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"I would like to start by saying that when I am looking for a fine cigar and in a hurry, the Tinder Box is the place to go. I have slowly worked my way through most of the brands that my local Tinder Box has in stock and I haven't come across a bad one yet, only the finest."

Russell K.
Sycamore, IL

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Wine, Food & Cigar Pairings

Too often people treat the pairing of foods with wines, and eventually cigars with an unnecessary level of snobbery. Many of us are frequently intimidated, especially when sitting amongst our 'Black Ink' reading, Centurion Card carrying friends. The truth of the matter is that apart from this small group of people, we are all of limited means in one way or another. Some of us are of limited income, some putting children through college, even some of us trying to get the money together for that yacht or Rolls or perhaps just trying to make ends meet. This leaves us with limited budgets for some of the other luxuries in life. The first thing we would like to state out loud is you do not have to spend large sums of money to have truly enjoyable wines, cigars, or even foods for that matter. Your small local wine shop (stay away from the grocery stores whenever possible), and your tobacconist have many affordable products that can truly be a joy to smoke or drink. Several of my favorite cigars are quite affordable, in the six to eleven dollar range and I'm in a 35% wholesale tax state. Let your wine retailer and tobacconist lead you to some of these true value items, expand your horizons into these boutique producers, and we are sure your palate will be truly pleased.

On pairing

As a beginning rule of thumb, wine salespeople are first taught: White wine = chicken, fish, white pasta Red wine = red meat, red pastas While there is some truth in this, let us not get too rigidly bonded to this concept. When pairing cigars, we are often originally taught: White wine = light bodied cigar Red wine = full bodied cigar Once again some root in fact, but let us not consider it the 12th commandment.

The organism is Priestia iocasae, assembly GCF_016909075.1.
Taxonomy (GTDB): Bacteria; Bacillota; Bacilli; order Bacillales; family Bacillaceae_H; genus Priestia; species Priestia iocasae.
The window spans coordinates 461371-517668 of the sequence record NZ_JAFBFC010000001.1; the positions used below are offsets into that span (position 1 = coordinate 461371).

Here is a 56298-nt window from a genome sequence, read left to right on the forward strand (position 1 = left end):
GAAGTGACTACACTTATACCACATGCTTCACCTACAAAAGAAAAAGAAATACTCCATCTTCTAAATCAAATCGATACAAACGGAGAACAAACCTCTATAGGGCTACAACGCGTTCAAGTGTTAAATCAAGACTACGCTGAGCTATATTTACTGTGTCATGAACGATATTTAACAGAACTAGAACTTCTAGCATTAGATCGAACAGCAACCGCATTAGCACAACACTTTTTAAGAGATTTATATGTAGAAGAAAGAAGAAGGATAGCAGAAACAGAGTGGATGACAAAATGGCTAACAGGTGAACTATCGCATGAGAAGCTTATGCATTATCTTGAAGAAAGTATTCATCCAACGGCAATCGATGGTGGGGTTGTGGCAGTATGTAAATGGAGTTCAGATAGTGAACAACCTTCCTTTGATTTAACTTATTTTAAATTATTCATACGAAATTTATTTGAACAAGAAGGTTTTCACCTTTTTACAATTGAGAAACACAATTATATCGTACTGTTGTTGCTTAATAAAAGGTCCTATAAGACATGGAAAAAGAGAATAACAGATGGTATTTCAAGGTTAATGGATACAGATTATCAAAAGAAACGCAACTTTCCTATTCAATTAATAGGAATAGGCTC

The only thing that is paramount when pairing foods, wines, and cigars is your enjoyment. We will discuss some pairing suggestions later in this article, but for now remember it is important to broaden our horizons and try new things, new pairings, but when all is said and done: Did you like it? Do you enjoy this pairing?
We drink wine and smoke cigars for the taste, the experience, the love of them. If we merely wanted to get blotto, cheap whiskey would oblige us more quickly. If we simply wanted to get nicotine, cheap cigarettes would serve us more effectively. Since this is all for the enjoyment, while we have suggestions on where to start when pairing:
Break all the rules when necessary to enjoy these products, be open about it, be open about why you are doing it, and you will find much less in the way of grief from your peers.
Let us first evaluate our pairings of wine with foods.
A dry rose pairs very well with veal or antelope carpaccio, but can also be a tremendous companion to everything from a simple iceberg salad to its big siblings, salads of mixed greens even with proccutio or steak or nearly any other meats or fish. If its slightly sweet and acidic rose, we may even try this with some spicy Asian foods or nearly all the same salad combinations, and in this day and age of increasingly healthier diets this we believe brings rose to an even more important role in America . Roses also serve tremendously as a light wine for social hour prior to a heavy meal, and can help to create a wonderful atmosphere as your family or guests socialize prior to a sit down.